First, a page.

“This company is pretty stable in what it does,” Melanie replied. “We may replace a machine or our volume might go up or down. But what is really volatile, is the people. You never know what is going to happen with the people.” Melanie’s mind began to race like she had just discovered uranium. “The biggest change is always the people. And even if the people don’t change, the people change. It’s still the same people, but, they are not the same people.”

Melanie’s discovery of uranium was shifting to panic. This new world that opened up just a few seconds ago, suddenly got very scary.

“It’s not just the people that change,” I smiled. “It’s the relationships. Organizational structure is the working relationships between our team members.”

“So, as a manager, I have to see the way things are now, and think about the impact a year from now?”

“Yes,” I nodded. -Tom

Don’t Be the Critical Parent

From the Ask Tom mailbag:

Question:
I’m a new manager for a staff of about 65 people. It seems that my predecessor was not a good manager. I was left with people misinformed about company and regulatory policies. Anytime I point out something being done incorrectly, I end up being the bad guy. I’ve tried to be nice, explain my reasoning and show proof, but it doesn’t work. They just keep saying the previous manager didn’t tell them. One staff member even called another department to complain. How can I get them to listen and comply with rules and regulatory policies we have to follow? Should I start writing people up or just keep explaining myself?

Response:
One thing I learned a long time ago, no one listens to me. It doesn’t matter how brilliant I am. It doesn’t matter how I nail the solution to the problem, I get no respect. It’s the Rodney effect.

Why should they listen to you? Whatever you have to say, means a change for them. And it doesn’t matter if you are right.

There is one person, however, they will listen to. If you can figure out who that person is, and get that person to dispense the helpful advice, you will make some headway.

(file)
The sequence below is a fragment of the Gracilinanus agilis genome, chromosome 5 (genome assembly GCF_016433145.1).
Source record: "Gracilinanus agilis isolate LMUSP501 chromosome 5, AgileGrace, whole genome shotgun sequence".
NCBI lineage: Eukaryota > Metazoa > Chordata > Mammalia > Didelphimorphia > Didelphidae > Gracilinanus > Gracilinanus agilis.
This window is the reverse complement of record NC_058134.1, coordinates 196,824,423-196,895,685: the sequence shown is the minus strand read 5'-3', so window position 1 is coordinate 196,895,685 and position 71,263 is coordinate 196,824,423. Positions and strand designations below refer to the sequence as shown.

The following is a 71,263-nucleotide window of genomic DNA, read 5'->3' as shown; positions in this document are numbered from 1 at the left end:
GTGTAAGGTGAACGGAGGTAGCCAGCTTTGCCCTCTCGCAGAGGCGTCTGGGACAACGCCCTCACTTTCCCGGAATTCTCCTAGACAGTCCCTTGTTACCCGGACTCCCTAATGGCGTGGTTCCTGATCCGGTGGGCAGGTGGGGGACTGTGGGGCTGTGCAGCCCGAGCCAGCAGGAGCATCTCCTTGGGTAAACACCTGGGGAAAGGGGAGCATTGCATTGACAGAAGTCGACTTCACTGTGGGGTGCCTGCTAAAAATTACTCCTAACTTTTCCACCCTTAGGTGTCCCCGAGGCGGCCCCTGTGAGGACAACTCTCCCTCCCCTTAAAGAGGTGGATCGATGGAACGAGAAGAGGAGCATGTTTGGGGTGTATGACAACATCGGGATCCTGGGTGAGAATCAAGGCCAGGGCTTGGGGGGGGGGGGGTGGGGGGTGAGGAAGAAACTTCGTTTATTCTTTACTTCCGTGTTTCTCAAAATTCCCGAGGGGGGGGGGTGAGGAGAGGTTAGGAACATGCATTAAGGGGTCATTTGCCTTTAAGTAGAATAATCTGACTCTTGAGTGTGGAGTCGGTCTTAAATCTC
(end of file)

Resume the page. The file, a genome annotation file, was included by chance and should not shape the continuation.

I have found the only person from whom people will take negative criticism is themselves. The advice has to come from them.

Here is how I would start. Observe the kinds of things that people are doing outside of guidelines and policies, take some notes and build a list. Then call a meeting to discuss how we could make improvements in various areas. Describe one difficulty or problem or one process in which we would like a different result. Divide the team into smaller groups of 2-3 to brainstorm ideas to get the best ideas, then invite team members to take the new actions and try them out.

I would conduct these five minute meetings 2-3 times per week, looking at all kinds of ways to make improvements. Pretty soon, they will see new ideas you never thought of. And you don’t have to be the critical parent.

How to Build a Team, Where to Start?

“So, Roger. I am not going to give you all ten projects,” I repeated. “Not yet. Before I do that, we have some growing to do. You handled three projects superbly, the fourth you began to be late and by the fifth project, things really began to slip. But, you have potential. Ten simultaneous projects will require a different approach from you.”

“You said I would have to build a team,” Roger replied.

“Yes, and building a team is more complex than building a checklist.”